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Park district to reconsider caretaker position at popular Point Robinson
By AMELIA HEAGERTY
The future of Point Robinson Park may soon change. After Islanders rallied last week around a live-in caretaker whose employment was nearing its end because his apartment was slated for renovation, the district may “shift its priorities” to keep the position there instead, said David Hackett, Vashon Park District board chair.
The caretaker, Scott Fischbach, lives in part of the park’s 1919 lighthouse keepers quarters. But his apartment is the only portion of the two historic keepers quarters yet to be restored and turned into vacation rentals managed by the park district.
Point Robinson’s master plan, agreed upon by park district staff and the Keepers of Point Robinson nine years ago, called for the caretaker’s apartment to be vacated by the end of the year so the final phase of renovation could begin.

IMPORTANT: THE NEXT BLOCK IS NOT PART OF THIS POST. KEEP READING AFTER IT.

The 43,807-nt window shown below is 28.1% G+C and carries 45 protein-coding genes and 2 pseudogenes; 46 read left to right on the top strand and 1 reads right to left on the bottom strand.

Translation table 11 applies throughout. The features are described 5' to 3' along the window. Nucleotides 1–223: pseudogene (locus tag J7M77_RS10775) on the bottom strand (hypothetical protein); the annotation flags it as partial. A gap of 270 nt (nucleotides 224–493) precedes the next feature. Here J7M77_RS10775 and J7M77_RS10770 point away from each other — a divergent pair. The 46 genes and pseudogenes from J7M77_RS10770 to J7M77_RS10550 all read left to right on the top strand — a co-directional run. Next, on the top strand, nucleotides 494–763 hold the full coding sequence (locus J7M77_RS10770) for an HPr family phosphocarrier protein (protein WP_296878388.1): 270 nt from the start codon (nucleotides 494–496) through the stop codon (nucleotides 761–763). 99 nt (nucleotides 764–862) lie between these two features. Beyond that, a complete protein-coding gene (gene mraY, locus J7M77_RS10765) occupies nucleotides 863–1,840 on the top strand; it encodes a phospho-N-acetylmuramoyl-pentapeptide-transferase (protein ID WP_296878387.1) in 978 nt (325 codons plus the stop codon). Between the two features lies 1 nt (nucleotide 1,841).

However, the agreement also called for a new caretaker residence to be completed by now, a project that is two years behind.
This week, park officials and Capt. Joe Wubbold, president of the Keepers, are meeting to discuss the park’s future and how a caretaker fits into that picture, Hackett said.
They’ll also consider whether revising the timeline may make sense for the park district and the community, said Wendy Braicks, Vashon Park District executive director.
“Now we feel its time to revisit everything,” said Wubbold. “If it becomes necessary to revise the master plan because of changes that we eventually agree to, then we’ll do that.”
Braicks, park board member Bill Ameling and Wubbold will come up with a plan and recommend it to the park board at an upcoming meeting, Braicks said. Hackett said he hopes the board will be able to make a decision by Thanksgiving.
At last week’s commissioners’ meeting, which more than 30 Islanders attended, many spoke out about services at Point Robinson that they felt an on-site caretaker could best provide, including overall park security, fire safety, marine wildlife research assistance and daily interactions with the public and renters of the lighthouse keepers quarters.
At one point, Hackett asked if any of those present believed Point Robinson did not need a caretaker; no one raised a hand.
In an interview later, Hackett said he appreciated the chance to hear from a larger group of Islanders than the smattering who us-ually attend park meetings.
“At that meeting, we got a strong sense that the caretaker should be in the lower area to guard the park’s assets down by the water,” he said.